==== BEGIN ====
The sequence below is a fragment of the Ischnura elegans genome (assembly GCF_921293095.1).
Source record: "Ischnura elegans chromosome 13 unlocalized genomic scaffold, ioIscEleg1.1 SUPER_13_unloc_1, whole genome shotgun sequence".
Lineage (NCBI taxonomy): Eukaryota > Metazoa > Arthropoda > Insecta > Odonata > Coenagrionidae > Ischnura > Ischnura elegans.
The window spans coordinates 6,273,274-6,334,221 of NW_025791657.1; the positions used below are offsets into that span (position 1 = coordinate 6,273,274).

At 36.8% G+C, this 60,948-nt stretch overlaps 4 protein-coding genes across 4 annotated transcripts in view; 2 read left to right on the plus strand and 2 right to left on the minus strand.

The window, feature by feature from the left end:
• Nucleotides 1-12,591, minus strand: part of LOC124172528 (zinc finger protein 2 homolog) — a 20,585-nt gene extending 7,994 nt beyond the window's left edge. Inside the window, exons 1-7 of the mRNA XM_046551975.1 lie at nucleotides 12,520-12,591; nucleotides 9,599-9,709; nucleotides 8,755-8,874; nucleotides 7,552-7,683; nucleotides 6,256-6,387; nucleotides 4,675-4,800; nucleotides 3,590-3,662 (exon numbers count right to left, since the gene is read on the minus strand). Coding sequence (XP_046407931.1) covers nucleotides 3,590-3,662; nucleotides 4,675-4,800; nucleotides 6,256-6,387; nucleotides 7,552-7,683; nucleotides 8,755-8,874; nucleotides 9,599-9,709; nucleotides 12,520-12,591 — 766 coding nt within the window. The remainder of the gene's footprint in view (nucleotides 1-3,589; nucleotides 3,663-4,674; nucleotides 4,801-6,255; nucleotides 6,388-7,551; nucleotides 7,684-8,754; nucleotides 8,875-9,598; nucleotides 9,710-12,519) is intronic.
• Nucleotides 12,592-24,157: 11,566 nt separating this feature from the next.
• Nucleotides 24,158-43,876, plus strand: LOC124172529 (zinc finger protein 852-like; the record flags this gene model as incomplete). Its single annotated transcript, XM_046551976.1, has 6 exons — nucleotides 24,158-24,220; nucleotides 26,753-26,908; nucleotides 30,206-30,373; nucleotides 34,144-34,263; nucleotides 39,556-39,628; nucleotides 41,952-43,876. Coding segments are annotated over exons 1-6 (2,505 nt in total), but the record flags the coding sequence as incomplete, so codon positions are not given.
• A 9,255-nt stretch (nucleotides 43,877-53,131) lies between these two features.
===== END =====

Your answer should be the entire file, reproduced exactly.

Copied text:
The sequence below is a fragment of the Ischnura elegans genome (assembly GCF_921293095.1).
Source record: "Ischnura elegans chromosome 13 unlocalized genomic scaffold, ioIscEleg1.1 SUPER_13_unloc_1, whole genome shotgun sequence".
Lineage (NCBI taxonomy): Eukaryota > Metazoa > Arthropoda > Insecta > Odonata > Coenagrionidae > Ischnura > Ischnura elegans.
The window spans coordinates 6,273,274-6,334,221 of NW_025791657.1; the positions used below are offsets into that span (position 1 = coordinate 6,273,274).

At 36.8% G+C, this 60,948-nt stretch overlaps 4 protein-coding genes across 4 annotated transcripts in view; 2 read left to right on the plus strand and 2 right to left on the minus strand.

The window, feature by feature from the left end:
• Nucleotides 1-12,591, minus strand: part of LOC124172528 (zinc finger protein 2 homolog) — a 20,585-nt gene extending 7,994 nt beyond the window's left edge. Inside the window, exons 1-7 of the mRNA XM_046551975.1 lie at nucleotides 12,520-12,591; nucleotides 9,599-9,709; nucleotides 8,755-8,874; nucleotides 7,552-7,683; nucleotides 6,256-6,387; nucleotides 4,675-4,800; nucleotides 3,590-3,662 (exon numbers count right to left, since the gene is read on the minus strand). Coding sequence (XP_046407931.1) covers nucleotides 3,590-3,662; nucleotides 4,675-4,800; nucleotides 6,256-6,387; nucleotides 7,552-7,683; nucleotides 8,755-8,874; nucleotides 9,599-9,709; nucleotides 12,520-12,591 — 766 coding nt within the window. The remainder of the gene's footprint in view (nucleotides 1-3,589; nucleotides 3,663-4,674; nucleotides 4,801-6,255; nucleotides 6,388-7,551; nucleotides 7,684-8,754; nucleotides 8,875-9,598; nucleotides 9,710-12,519) is intronic.
• Nucleotides 12,592-24,157: 11,566 nt separating this feature from the next.
• Nucleotides 24,158-43,876, plus strand: LOC124172529 (zinc finger protein 852-like; the record flags this gene model as incomplete). Its single annotated transcript, XM_046551976.1, has 6 exons — nucleotides 24,158-24,220; nucleotides 26,753-26,908; nucleotides 30,206-30,373; nucleotides 34,144-34,263; nucleotides 39,556-39,628; nucleotides 41,952-43,876. Coding segments are annotated over exons 1-6 (2,505 nt in total), but the record flags the coding sequence as incomplete, so codon positions are not given.
• A 9,255-nt stretch (nucleotides 43,877-53,131) lies between these two features.